Marsin Alshamary

Nota: Este archivo abarca los artículos publicados por el autor desde el 1 de Marzo de 2008. Para fechas anteriores realice una búsqueda entrecomillando su nombre.

An Iraqi woman shows photographs in May 2003 of her two sons, thought to be killed during late president Saddam Hussein’s rule. A trove of Hussein-era files has been returned to Iraq, prompting some to hope of learning the fate of long-lost relatives. (Ahmad Al-Rubaye/AFP/Getty Images)

On Aug. 31, the United States returned a final batch of Baath Party archives to Iraq. These documents detail the inner workings of the party that ruled Iraq from the 1960s until 2003, when a U.S.-led coalition invaded and deposed longtime dictator Saddam Hussein. Coalition forces removed these papers from Iraq in 2005, and the archives eventually ended up at Stanford University’s Hoover Institute.

What makes these documents so important — and a source of controversy? They detail the crimes of an authoritarian state, from the collaborations of citizens to the predations of state officials. My research demonstrates how these crimes affected historic institutions, including the Shi’a religious establishment, in peacebuilding post-2003.…  Seguir leyendo »

Iraq is experiencing a pivotal moment. Protesters, mostly youths, have again taken to the streets in Baghdad and several southern provinces. They initially demanded jobs and an end to corruption. Now they are calling for the resignation of key government figures, the dissolution of parliament and provincial councils, electoral reforms, and a rewrite of the constitution.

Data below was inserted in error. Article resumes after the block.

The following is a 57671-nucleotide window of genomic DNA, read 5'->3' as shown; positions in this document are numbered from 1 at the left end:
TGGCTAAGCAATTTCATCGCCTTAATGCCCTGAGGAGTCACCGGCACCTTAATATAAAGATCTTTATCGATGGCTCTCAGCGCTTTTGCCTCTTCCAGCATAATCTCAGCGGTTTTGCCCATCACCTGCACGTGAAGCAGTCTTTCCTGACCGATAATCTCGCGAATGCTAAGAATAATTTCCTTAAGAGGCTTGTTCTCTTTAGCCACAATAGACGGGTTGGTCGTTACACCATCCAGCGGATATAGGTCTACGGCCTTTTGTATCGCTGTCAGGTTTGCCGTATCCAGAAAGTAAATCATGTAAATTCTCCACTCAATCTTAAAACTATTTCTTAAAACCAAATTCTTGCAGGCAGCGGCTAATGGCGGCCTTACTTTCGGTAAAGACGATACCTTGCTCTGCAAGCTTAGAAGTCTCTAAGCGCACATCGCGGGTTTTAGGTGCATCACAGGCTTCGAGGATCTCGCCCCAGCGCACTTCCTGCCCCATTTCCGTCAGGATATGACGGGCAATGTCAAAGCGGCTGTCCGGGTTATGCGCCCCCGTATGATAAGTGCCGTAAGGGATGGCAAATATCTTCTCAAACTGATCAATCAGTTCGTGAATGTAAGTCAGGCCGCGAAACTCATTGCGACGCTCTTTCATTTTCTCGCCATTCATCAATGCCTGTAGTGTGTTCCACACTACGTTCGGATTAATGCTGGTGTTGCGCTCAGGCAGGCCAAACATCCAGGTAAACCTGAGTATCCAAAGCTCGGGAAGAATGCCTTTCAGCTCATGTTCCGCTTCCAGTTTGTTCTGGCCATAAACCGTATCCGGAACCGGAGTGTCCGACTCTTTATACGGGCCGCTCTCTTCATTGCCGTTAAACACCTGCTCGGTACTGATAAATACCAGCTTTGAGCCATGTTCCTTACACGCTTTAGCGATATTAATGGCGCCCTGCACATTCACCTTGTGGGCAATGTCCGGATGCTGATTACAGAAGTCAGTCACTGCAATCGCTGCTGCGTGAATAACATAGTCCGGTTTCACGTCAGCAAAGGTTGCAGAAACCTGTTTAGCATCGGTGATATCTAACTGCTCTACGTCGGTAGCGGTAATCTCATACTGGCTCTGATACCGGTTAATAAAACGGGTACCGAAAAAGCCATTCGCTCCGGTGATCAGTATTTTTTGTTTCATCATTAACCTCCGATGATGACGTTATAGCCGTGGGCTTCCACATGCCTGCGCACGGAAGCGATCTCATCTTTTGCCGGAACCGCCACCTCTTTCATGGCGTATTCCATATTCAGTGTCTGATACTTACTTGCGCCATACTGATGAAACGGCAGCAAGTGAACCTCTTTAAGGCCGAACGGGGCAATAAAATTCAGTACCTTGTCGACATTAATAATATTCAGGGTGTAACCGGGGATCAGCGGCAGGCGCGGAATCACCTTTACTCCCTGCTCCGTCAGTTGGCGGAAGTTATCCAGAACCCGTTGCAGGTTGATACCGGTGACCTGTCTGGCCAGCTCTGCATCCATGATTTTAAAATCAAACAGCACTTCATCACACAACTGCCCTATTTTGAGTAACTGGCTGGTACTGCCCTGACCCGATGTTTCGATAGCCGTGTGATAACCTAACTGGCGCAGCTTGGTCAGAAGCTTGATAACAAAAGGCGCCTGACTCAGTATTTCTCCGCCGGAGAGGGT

In response, the government, including paramilitary groups, has attempted to violently quash the protests. More than 260 protesters have been killed and thousands injured since the start of the protests in early October. These violent reprisals have only inflamed public anger and resulted in the transformation of the protest movement into a self-declared revolution.…  Seguir leyendo »

In a recent interview, an influential Iraqi Shiite cleric and militia leader warned the United States to withdraw its troops from Iraq. The leader, Qais al-Khazali, represents a class of politician preachers who have come to dominate the political scene in post-2003 Iraq. The ascendancy of these clerics raises questions about the role of the Shiite religious establishment in contemporary Iraqi politics.

What is the Shiite religious establishment?

Shiites are Iraq’s largest ethno-sectarian group — and these Iraqis have a history of appealing to their religious leaders, known collectively as the marjayya, during political crises. Many observers mistakenly think Iraqi clerics are divorced from political involvement — which they see in stark contrast to Iran.…  Seguir leyendo »